A sexual harassment lawsuit filed Thursday by a UC Berkeley student against a former Tang Center employee and the UC Board of Regents raised concerns among the UC Berkeley community regarding recurring allegations of sexual misconduct on campus, particularly pertaining to employee misconduct.
The lawsuit was filed anonymously by a UC Berkeley student, who is referred to in the complaint as Justina Roe. The complaint alleged that Roe was sexually harassed and emotionally abused by former Tang Center employee Eric Samuels, who at the time of the alleged incident was a postdoctoral fellow at the clinic assigned to her case.
Samuels is a member of the LGBTQ Psychotherapist Association, according to his Psychology Today profile. The profile also states that he suffers from Tourette’s syndrome, a nervous system disorder that causes various forms of tics, including lack of impulse control.
Samuels declined to comment on the lawsuit.
Campus spokesperson Janet Gilmore said in an email that the campus could not comment as of press time since it had not yet been served with a complaint. A UC spokesperson also could not be reached for comment as of press time.
John Winer, Roe’s attorney, said the case will go to trial in about a year and half if it is not settled. He alleged that the campus’s “serious problem” regarding sexual abuse and sexual harassment stems from insufficient education, monitoring and hiring of employees.
“(Samuels) should’ve been instructed to maintain appropriate boundaries — that’s all part of the appropriate training for therapists,” Winer alleged.
Winer said he has been an attorney for more than 1,000 cases involving therapist abuse across California over the past 35 years.
The campus has been “trying to get (a) handle” on sexual harassment over the past year, according to Laura Nelson, a campus associate professor of gender and women’s studies. She said the campus has been focusing on education about sexual violence and increasing accessibility to resources for victims, but she added that she is uncertain as to the effectiveness of the campus’s measures.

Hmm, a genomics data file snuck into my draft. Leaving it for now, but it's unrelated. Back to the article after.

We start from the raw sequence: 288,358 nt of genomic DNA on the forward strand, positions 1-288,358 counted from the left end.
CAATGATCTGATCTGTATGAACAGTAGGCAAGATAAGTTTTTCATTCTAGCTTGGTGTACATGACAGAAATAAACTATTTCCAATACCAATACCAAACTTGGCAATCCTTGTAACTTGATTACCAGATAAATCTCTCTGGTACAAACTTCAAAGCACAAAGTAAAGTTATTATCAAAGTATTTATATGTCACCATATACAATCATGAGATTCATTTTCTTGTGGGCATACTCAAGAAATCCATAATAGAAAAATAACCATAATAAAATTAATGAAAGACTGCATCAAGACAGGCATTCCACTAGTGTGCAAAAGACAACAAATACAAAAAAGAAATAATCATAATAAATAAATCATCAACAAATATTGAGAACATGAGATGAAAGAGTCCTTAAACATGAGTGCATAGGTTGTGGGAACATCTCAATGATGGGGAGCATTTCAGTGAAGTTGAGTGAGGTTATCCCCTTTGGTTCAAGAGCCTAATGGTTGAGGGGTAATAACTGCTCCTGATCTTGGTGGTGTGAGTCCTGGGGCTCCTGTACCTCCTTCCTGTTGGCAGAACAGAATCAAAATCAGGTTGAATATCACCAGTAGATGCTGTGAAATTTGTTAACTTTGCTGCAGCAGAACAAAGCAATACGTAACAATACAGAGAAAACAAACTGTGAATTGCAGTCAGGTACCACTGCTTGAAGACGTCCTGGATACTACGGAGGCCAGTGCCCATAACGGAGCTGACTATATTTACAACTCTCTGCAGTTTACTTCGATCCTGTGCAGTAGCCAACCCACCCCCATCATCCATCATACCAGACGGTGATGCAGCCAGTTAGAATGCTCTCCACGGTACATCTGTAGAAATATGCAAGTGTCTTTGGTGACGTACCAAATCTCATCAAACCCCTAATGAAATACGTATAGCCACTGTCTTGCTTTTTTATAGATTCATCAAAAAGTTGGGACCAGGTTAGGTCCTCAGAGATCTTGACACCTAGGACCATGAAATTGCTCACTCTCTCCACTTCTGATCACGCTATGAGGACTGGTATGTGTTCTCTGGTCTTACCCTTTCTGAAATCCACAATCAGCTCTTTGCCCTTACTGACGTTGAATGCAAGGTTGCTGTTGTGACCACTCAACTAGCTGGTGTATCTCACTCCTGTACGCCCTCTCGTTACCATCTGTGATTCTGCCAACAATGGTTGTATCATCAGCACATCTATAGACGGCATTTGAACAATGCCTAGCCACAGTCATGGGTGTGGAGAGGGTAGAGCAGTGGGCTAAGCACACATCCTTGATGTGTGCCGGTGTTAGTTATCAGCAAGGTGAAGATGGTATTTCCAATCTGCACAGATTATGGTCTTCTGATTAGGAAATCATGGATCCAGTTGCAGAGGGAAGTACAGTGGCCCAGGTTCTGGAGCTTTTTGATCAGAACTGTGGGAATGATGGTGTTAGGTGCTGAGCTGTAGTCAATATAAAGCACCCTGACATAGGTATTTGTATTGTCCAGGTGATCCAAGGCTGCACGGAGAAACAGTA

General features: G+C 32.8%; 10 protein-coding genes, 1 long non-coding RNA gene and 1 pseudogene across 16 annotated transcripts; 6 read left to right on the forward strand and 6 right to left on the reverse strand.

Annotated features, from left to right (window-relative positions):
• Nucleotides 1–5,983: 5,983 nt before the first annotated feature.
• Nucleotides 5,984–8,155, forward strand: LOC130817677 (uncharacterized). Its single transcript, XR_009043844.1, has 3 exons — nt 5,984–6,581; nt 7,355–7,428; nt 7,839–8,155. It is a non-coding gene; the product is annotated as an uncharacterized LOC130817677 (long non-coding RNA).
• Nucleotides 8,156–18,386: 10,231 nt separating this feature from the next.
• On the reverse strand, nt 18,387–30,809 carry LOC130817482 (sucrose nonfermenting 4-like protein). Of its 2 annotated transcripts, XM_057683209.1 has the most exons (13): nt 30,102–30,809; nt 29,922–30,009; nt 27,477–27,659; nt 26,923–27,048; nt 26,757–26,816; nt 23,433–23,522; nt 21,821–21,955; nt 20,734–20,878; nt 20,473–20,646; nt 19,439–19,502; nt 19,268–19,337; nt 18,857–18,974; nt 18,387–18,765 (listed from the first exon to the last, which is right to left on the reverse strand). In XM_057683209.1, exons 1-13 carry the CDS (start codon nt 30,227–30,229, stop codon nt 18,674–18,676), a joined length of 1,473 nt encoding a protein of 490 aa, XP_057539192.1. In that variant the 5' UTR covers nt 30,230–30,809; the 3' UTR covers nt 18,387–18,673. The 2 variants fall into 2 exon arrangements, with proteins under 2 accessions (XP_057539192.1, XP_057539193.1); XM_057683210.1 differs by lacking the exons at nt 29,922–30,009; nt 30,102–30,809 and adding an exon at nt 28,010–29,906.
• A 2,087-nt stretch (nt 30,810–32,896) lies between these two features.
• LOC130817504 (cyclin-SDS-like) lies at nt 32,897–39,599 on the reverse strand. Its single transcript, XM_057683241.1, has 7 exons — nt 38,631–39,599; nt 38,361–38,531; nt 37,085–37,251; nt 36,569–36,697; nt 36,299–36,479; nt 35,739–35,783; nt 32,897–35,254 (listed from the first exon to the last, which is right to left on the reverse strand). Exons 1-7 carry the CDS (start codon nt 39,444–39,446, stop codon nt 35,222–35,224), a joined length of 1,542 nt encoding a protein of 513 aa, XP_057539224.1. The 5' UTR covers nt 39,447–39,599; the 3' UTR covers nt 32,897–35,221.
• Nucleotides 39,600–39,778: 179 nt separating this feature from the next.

“To be really honest, I think that violence will happen at some rate in all human societies, but I think that as communities we can make things much less likely by increasing awareness and changing cultures and changing structures that facilitate abuse,” Nelson said. “I’m hoping that what the university has been working toward will be effective.”
Nelson said there are no concrete statistics regarding the prevalence of sexual misconduct involving medical professionals, making it difficult to determine how often such incidents occur.
“All of us, I think, would say that most medical professionals are unlikely to engage in (sexual misconduct),” Nelson said. “But the impact of it when it does happen is probably extremely devastating because of the vulnerability of patients in that context.”
Kim Thuy Seelinger, director of the Sexual Violence Program at UC Berkeley School of Law’s Human Rights Center, expressed concern about patients’ vulnerability. She said in an email that healthcare providers should be aware of their potential to do harm.
“This is clearly not just about sexual assault at fraternity parties or inappropriate advances by professors,” Seelinger said in an email. “We also need to look at all areas of staffing, including those working in support services.”
Campus senior Rosa Kwak, an ASUC senator last year, said her office organized the Sexual Violence Conference in April, a discussion about sexual violence that brought together various student groups on campus. She said that when she was a senator, the ASUC tended to show solidarity with victims of sexual misconduct through bills in statement of support. ASUC, she said, aims to ensure that various student groups can “make noise on campus” and “make their frustration visible.”
Based on her personal experience, Kwak said she believes a bill about Roe’s case will be raised or at least discussed at upcoming ASUC Senate meetings.
Kwak added that while the lawsuit saddens her, it does not surprise her because of the number of sexual harassment allegations that arise among campus students each year. Last spring, The Daily Californian obtained hundreds of pages of documents that revealed 124 cases of sexual misconduct across the UC system between 2013-16.
“I think it’s really hard and tiring to hear consistent stories where UC Berkeley tries to be the front-runner when it comes to handling sexual violence and sexual assault cases. But every year there’s cases,” Kwak said. “There is sort of a disconnect when it comes to different actions and initiatives to combat this.”